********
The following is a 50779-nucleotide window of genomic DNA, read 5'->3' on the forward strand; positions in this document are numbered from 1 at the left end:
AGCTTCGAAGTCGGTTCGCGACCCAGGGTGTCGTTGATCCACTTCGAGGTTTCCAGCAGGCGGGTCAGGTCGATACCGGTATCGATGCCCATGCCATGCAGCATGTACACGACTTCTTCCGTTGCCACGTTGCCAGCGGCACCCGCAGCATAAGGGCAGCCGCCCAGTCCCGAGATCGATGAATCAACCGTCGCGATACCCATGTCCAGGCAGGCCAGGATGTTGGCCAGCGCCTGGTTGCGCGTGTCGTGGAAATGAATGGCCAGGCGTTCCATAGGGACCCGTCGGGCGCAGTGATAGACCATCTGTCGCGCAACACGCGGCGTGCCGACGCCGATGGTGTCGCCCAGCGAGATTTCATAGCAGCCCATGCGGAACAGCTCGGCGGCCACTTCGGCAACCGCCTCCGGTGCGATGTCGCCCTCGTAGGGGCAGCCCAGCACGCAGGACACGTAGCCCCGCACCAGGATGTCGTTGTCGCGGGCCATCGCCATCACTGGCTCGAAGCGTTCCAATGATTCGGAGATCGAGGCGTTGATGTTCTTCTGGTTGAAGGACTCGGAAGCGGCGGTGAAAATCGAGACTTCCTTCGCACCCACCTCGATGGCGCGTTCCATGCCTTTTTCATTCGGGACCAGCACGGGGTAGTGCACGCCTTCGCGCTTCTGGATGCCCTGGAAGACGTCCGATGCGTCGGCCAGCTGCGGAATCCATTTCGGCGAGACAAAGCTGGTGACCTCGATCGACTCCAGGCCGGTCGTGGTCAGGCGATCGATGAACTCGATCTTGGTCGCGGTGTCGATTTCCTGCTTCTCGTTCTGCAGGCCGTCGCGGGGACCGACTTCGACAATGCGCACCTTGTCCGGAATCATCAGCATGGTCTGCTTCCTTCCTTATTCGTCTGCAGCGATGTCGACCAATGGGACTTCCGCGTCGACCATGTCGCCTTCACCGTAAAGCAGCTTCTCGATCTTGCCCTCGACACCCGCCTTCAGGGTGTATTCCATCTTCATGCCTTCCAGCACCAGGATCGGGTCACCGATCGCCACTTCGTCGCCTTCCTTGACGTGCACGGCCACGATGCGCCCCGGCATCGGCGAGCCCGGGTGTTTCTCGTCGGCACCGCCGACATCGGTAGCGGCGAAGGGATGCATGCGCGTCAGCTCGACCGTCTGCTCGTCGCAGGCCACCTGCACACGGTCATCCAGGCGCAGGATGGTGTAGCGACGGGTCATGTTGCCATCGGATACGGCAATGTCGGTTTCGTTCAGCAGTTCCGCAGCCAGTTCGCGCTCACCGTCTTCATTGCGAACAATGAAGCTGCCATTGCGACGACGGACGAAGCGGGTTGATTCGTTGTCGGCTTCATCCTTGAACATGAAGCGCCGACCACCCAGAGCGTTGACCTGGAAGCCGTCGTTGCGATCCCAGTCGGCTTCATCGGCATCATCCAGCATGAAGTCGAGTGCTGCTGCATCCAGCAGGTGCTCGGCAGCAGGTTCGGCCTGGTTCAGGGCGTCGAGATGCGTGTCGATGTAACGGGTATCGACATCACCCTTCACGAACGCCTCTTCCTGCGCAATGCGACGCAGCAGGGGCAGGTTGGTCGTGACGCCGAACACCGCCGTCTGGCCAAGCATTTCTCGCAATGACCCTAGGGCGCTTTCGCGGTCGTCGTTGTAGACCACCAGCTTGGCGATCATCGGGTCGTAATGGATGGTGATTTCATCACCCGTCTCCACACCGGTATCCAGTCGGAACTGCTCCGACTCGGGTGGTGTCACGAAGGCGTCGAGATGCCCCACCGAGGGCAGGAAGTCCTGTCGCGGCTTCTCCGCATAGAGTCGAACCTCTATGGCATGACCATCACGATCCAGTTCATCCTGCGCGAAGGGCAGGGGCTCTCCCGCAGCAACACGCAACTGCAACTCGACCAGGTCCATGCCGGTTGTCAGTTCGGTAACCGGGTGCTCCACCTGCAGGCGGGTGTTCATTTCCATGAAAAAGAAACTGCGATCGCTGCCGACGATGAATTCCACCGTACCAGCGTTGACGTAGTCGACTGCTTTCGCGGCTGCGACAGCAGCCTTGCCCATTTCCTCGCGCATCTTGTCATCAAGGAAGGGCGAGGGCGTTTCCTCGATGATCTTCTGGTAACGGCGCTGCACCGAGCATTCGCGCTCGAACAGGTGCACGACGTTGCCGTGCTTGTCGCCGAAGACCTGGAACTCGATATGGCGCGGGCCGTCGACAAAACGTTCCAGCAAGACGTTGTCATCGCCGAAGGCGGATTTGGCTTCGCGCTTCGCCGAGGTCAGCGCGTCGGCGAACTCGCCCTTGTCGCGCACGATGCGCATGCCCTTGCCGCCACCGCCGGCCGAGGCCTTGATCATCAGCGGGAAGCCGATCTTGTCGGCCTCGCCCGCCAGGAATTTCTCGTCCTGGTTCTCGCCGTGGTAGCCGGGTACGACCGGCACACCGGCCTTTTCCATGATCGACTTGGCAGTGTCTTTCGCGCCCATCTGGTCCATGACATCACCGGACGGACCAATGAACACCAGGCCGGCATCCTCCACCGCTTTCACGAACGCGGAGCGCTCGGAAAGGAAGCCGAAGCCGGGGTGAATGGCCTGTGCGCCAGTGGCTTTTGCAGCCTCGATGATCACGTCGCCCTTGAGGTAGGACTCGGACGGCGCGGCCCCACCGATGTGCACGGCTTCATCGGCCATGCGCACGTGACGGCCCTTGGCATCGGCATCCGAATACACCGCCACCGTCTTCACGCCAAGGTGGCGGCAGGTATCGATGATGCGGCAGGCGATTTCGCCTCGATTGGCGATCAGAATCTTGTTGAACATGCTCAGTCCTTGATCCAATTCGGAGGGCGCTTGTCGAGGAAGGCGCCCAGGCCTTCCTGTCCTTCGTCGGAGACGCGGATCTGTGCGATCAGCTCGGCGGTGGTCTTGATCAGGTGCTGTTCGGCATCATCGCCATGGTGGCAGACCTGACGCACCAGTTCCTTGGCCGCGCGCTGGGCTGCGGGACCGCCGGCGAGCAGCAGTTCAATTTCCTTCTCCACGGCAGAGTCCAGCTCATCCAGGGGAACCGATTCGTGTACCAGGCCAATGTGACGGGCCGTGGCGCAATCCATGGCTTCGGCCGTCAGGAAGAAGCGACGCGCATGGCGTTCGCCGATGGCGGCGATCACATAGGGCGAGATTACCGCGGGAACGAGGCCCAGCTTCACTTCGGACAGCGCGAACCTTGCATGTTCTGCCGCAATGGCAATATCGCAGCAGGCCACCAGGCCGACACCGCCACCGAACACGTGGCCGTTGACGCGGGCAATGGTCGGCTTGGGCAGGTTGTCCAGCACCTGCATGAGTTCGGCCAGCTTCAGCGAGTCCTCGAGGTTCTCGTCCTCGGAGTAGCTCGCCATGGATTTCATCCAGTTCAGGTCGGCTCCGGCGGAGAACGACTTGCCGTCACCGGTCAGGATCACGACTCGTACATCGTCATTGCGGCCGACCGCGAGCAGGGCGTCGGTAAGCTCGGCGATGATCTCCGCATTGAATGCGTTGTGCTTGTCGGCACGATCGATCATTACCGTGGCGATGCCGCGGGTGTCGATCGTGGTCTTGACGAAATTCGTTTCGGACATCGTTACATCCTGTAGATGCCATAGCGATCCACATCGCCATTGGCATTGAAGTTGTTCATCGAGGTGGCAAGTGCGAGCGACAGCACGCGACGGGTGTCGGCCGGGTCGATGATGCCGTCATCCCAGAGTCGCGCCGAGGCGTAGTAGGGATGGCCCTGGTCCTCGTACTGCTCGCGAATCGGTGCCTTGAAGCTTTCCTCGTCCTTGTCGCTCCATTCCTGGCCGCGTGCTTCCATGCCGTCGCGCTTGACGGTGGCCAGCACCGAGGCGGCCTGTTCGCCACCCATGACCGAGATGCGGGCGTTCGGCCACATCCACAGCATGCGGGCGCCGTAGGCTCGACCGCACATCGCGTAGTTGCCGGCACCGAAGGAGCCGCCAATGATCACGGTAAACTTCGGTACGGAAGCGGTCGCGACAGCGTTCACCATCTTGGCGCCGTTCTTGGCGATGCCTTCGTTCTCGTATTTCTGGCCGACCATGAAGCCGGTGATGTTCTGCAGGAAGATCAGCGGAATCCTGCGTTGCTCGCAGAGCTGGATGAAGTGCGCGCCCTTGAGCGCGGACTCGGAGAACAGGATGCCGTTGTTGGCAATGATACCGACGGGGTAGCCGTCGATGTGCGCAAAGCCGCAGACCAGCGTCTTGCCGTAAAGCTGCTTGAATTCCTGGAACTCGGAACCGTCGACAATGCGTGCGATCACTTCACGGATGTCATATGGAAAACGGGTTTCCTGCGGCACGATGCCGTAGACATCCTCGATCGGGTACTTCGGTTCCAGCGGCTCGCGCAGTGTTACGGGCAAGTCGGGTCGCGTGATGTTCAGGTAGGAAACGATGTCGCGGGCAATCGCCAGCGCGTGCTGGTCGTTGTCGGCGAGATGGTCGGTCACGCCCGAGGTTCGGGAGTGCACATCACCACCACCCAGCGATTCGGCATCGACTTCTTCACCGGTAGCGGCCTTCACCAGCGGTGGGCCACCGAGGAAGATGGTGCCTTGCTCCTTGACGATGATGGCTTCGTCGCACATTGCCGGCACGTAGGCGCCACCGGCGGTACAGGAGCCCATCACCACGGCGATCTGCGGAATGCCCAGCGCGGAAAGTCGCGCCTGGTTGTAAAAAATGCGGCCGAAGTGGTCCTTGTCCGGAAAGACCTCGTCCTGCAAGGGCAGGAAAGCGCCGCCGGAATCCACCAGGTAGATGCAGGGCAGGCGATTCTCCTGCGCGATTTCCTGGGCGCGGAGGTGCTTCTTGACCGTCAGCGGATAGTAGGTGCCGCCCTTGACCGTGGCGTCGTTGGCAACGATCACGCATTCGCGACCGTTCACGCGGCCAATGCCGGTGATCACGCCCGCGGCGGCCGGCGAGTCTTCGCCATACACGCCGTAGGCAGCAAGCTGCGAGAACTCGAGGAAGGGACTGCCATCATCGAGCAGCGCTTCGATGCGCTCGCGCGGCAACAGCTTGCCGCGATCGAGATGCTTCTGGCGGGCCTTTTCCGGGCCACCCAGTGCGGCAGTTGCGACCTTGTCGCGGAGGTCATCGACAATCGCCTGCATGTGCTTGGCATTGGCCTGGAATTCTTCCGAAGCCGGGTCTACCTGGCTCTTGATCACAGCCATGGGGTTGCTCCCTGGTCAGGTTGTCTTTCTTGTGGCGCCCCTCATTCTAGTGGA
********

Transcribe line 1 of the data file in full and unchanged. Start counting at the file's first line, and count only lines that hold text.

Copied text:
The following is a 50779-nucleotide window of genomic DNA, read 5'->3' on the forward strand; positions in this document are numbered from 1 at the left end: